Aliasing occurs with pulsed ultrasound and is most commonly encountered with color Doppler or pulse wave spectral Doppler. With pulsed ultrasound, there is an upper limit of the Doppler shift which can be displayed. This is known as the Nyquist limit and is defined as the pulse repetition frequency/2. With high velocity blood flow generating Doppler shifts above the Nyquist limit, aliasing occurs and is displayed as bright, turbulent appearing flow in color Doppler and in blood flow profiles which "wrap around" the displayed scale in pulse wave spectral Doppler
This is an example of PW with the depth of interest positioned at the mitral valve inflow level. Here are outlined the E and A in diastole.
In systole, the mitral regurgitation jet is aliased as the machine cannot easily assign speed or direction to the blood flow. Multiple filled in velocity points therefore occur above and below the baseline as a clear direction to these velocity points cannot be assigned.
Means of Eliminating Aliasing
1. Image At a Shallower Depth: Notice that the Nyquist limit is dependent on the PRF which in turn is the reciprocal of the pulse repetition period (PRP). If one images at a shallower depth, the listening time decreases and therefore the PRP decreases. A decrease in the PRP therefore leads to an increase in the PRF and therefore the Nyquist limit.
2. Increase Angle of Insonification: The Doppler shift is dependent on the cosine of the angle between the ultrasound beam and the direction of motion. When the beam and the object are parallel, the cosine of 0 degree is 1. However, if this shift results in aliasing, increasing the angle between the beam and the direction of motion of blood flow will decrease the Doppler shift (for example cosine of 30 degree is 0.8). This may eliminate aliasing and allow display of the flow, at the expense of underestimating the true velocity.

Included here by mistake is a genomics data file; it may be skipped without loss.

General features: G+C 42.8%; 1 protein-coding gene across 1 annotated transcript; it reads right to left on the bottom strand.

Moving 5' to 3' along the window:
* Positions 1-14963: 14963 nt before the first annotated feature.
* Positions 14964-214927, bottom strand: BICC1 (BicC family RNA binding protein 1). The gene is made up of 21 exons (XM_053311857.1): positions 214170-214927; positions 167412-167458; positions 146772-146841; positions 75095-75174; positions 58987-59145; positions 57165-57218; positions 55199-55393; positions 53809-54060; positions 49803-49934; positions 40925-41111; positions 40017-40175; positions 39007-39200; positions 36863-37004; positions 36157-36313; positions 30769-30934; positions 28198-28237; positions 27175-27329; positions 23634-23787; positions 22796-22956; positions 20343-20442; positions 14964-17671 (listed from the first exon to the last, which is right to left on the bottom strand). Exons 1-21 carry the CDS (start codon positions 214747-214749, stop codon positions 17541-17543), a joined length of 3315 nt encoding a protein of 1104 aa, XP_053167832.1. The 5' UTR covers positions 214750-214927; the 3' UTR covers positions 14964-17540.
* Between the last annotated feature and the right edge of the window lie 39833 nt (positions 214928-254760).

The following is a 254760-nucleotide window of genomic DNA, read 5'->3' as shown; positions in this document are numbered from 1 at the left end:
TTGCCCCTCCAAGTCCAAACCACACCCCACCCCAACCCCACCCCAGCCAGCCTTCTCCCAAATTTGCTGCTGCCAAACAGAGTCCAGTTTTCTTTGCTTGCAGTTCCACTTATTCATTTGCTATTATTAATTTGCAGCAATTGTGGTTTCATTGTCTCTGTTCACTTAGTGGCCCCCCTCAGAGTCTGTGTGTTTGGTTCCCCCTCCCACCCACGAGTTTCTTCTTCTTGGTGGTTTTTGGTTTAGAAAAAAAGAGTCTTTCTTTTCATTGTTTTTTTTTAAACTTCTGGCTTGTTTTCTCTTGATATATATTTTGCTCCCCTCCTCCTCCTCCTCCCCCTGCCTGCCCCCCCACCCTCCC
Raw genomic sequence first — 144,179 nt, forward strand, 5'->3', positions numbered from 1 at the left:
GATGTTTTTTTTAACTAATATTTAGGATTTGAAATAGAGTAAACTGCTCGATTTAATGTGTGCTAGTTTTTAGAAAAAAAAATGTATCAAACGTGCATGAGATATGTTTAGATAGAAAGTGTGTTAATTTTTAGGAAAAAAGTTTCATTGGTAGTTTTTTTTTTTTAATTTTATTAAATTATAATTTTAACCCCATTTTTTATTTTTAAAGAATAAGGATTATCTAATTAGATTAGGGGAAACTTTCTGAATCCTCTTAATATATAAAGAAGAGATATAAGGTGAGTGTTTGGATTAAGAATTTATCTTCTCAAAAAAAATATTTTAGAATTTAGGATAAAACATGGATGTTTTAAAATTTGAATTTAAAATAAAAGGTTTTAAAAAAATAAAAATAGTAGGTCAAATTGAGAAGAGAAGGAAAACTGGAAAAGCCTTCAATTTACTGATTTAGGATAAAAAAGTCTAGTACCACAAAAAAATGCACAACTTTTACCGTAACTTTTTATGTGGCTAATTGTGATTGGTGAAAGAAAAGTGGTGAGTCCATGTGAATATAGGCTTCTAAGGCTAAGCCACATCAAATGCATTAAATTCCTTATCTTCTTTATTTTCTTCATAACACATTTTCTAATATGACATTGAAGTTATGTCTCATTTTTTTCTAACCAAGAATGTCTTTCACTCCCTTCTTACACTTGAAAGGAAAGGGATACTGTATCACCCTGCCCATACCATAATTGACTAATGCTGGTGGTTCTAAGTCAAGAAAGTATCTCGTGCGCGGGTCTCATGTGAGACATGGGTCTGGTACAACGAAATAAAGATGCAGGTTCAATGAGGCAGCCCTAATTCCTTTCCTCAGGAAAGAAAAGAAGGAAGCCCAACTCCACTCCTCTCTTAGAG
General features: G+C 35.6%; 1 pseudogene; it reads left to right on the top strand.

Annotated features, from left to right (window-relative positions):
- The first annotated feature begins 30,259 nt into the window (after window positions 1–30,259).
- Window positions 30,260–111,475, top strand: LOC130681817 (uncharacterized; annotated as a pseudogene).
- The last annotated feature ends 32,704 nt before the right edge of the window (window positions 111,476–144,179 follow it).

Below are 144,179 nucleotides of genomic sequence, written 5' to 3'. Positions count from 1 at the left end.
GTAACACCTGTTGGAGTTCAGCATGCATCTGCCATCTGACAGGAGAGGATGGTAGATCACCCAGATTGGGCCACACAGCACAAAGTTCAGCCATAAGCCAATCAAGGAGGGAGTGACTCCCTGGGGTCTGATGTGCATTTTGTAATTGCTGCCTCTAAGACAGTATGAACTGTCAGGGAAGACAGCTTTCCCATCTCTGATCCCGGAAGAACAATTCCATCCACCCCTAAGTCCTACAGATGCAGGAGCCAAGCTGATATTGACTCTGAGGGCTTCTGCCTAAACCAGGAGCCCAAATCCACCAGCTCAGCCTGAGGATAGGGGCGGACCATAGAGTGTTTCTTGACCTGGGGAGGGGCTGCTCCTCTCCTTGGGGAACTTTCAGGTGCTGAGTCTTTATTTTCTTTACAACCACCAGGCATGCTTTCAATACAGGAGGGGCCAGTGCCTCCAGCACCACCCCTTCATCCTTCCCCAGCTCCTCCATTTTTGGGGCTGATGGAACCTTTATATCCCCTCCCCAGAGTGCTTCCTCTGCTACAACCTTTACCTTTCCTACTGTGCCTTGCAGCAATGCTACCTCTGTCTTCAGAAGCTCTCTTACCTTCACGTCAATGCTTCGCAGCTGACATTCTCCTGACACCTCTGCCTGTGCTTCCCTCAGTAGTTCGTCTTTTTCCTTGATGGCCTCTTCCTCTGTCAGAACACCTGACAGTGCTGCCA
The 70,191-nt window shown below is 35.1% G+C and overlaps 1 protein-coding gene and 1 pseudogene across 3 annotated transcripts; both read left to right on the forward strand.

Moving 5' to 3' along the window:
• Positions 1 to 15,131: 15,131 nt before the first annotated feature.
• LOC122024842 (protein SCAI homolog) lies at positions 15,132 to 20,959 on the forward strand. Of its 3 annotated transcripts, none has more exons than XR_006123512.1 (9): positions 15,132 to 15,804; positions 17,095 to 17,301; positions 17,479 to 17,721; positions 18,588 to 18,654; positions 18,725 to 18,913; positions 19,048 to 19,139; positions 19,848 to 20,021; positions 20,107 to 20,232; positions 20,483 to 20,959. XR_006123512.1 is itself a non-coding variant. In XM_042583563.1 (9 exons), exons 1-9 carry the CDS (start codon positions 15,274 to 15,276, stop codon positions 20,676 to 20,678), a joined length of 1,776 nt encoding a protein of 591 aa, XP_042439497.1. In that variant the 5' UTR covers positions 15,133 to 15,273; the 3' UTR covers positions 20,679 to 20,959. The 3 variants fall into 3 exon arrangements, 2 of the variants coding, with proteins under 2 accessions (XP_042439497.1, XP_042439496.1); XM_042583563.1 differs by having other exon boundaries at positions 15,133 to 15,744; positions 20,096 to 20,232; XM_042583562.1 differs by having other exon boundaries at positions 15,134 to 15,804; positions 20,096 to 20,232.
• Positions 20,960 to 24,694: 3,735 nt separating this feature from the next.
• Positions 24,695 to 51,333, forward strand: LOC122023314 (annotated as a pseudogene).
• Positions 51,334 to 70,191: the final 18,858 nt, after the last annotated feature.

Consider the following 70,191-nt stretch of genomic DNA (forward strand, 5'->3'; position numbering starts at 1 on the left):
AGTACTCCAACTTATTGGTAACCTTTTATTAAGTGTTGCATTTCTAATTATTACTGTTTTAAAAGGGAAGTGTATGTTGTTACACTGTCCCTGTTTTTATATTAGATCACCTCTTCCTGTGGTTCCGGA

3. Use Low Frequency Transducer: Recall that the Doppler shift frequency is directly related to the fundamental frequency emitted by the transducer. Therefore, using a lower frequency transducer will generate a smaller Doppler shift for any given blood flow velocity and may eliminate aliasing.
4. Use Continuous Wave Imaging: With CW, there is one element always emitting ultrasound and another element always listening. Therefore, there is no "listening time" and no limitation on the Doppler shift which can be measured and displayed. This is why CW is used to measure all high velocity jets in echocardiography. This advantage of CW imaging unfortunately comes at the expense of range resolution.
5. Change the Scale: On rare occasion, the scale for color or spectral Doppler is set inappropriately low such that the color flow or spectral Doppler aliases even at a velocity which one would not expect it to. This is usually remedied by increasing the color scale. However, one can only increase the Doppler scale a relatively small amount.
6. Change the Display Baseline: This is not a true means of reducing aliasing because in both color and spectral Doppler the baseline can only be shifted so much and you are really only changing the how Doppler shift detected is displayed rather than changing the properties of the Doppler shift itself.